Saddened at India moving away in most difficult days: Suu Kyi
Myanmar leader Aung San Suu Kyi today said she was saddened that India was drawn away from her country in its "most difficult days" but had faith in the strong ties between the people of the two nations.delhi Updated: Nov 14, 2012 22:01 IST
Myanmar leader Aung San Suu Kyi today said she was saddened that India was drawn away from her country in its "most difficult days" but had faith in the strong ties between the people of the two nations.
"I was saddened to feel that we were drawn away from India, or rather India was drawn away from us during our most difficult days," Suu Kyi said delivering the Jawaharlal Nehru Memorial Lecture here.
The National League for Democracy leader, who was under house arrest for over 21 years, was referring to the period when India established diplomatic relations with the military junta in the 1990s. India had initially supported the pro-democracy movement in Myanmar.
Suu Kyi said she always has faith in the lasting friendship of India and Myanmar which was based on love and kinship between the people of the two countries.
"This is what I wish to emphasise again and again. Friendship between countries should be based on friendship between people and not friendship between governments," she said.
"Governments come and go and that is what democracy is all about. But, people remain and as long as our people remain bound in understanding and mutual respect, the friendship between our two countries will last far into the future," she said.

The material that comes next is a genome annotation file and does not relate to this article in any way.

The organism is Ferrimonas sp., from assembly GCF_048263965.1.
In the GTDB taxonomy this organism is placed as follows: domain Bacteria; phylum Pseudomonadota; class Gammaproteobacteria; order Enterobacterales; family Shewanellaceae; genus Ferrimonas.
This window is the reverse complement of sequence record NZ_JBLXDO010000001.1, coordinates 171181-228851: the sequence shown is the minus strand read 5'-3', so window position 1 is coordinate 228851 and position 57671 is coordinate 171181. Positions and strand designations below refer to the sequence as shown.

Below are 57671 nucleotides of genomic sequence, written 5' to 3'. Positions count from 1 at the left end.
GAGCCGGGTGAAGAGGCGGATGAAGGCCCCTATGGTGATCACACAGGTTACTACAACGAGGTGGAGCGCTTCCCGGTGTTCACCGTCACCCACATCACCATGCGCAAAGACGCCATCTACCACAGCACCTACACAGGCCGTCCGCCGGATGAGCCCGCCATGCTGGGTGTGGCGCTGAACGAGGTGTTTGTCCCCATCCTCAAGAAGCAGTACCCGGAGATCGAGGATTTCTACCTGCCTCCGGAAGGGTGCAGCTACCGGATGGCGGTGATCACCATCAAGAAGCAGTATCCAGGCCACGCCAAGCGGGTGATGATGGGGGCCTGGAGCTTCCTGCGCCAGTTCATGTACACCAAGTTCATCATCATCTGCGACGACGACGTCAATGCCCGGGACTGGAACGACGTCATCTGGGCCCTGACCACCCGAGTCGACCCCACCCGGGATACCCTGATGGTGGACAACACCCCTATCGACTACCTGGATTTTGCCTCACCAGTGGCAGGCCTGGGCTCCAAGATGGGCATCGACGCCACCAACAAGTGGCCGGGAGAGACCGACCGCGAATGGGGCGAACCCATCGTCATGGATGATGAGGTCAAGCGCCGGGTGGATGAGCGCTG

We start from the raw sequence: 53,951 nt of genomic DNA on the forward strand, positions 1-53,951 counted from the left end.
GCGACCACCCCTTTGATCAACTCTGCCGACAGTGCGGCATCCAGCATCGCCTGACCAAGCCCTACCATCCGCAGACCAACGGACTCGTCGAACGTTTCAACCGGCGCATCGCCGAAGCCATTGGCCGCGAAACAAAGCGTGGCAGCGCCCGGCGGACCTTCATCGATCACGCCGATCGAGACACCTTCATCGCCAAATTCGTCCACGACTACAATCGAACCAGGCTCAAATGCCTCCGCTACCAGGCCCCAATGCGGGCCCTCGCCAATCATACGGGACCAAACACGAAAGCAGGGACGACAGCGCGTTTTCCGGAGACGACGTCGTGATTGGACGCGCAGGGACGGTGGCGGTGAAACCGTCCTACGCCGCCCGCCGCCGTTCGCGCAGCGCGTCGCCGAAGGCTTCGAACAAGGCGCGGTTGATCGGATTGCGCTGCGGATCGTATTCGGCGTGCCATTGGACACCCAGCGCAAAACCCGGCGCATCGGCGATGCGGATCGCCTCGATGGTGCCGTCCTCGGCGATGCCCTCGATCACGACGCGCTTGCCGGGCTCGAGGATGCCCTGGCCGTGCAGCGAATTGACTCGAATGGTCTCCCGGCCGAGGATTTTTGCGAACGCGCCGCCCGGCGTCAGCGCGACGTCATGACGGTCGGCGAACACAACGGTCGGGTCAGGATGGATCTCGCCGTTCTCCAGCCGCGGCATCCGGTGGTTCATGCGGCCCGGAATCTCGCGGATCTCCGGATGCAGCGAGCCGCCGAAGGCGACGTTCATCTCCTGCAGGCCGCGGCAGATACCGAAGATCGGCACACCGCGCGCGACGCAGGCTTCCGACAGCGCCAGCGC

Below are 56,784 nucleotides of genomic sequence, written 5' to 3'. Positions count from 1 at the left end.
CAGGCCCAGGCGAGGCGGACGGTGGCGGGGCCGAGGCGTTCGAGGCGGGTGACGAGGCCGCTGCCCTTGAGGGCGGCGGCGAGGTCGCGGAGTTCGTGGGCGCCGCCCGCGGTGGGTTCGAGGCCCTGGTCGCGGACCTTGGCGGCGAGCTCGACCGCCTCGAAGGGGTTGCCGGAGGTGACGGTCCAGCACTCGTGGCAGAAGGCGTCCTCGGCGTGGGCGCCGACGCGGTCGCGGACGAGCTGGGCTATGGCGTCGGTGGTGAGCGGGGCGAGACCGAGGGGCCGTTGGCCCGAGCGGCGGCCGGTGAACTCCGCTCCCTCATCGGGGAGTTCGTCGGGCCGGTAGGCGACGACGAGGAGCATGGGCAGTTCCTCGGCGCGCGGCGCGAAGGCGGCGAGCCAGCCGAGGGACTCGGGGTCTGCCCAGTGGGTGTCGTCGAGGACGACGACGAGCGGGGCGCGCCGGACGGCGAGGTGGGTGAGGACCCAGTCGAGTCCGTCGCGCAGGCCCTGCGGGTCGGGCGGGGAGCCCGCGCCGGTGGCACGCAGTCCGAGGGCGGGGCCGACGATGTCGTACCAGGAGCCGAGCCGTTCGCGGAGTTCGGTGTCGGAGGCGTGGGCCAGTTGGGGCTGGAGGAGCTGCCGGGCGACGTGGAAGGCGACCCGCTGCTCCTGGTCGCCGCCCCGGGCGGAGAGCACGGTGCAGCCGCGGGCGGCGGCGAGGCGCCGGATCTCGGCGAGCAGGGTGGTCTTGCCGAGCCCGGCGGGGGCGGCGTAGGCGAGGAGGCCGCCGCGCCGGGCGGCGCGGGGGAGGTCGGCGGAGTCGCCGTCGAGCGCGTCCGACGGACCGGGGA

Suu Kyi said Myanmar had not yet achieved the goal of democracy.
"We are trying and we hope that in this last battle, the people of India will stand by us and walk by the path they were able to proceed many years before," said Suu Kyi, who is on a first visit to India in 25 years.
In her 30-minute speech, Suu Kyi expressed her deep appreciation for the leaders of India, particularly Jawaharlal Nehru, for their "precious friendship".
"It was their life that helped me to find my way through the uncharted terrain," she said referring to the trials and tribulations she had to face in the struggle for democracy in Myanmar.
Earlier, Congress President Sonia Gandhi hailed Suu Kyi as the "most remarkable figures of our times" and described her visit to India as "something of a homecoming".
Suu Kyi spent her formative years in India studying at the Convent of Jesus and Mary and later graduating from the Lady Shri Ram College.
When she delivered the Jawaharlal Nehru Memorial lecture at the Vigyan Bhawan, present in the audience were her teachers and students from the school and college she studied at.
On a personal level, Gandhi said she was delighted to renew the links with Suu Kyi that go back to two generations.
Suu Kyi's father General Aung San was a personal friend of Nehru.
India had honoured Suu Kyi with the Jawaharlal Nehru Award for International Understanding in 1993 while she was under house arrest under the military government in Myanmar.
During the day, Suu Kyi discussed the process of democratisation in Myanmar with Prime Minister Manmohan Singh.
She also offered tributes at Rajghat and Shanti Van the memorials to Mahatma Gandhi and Nehru respectively.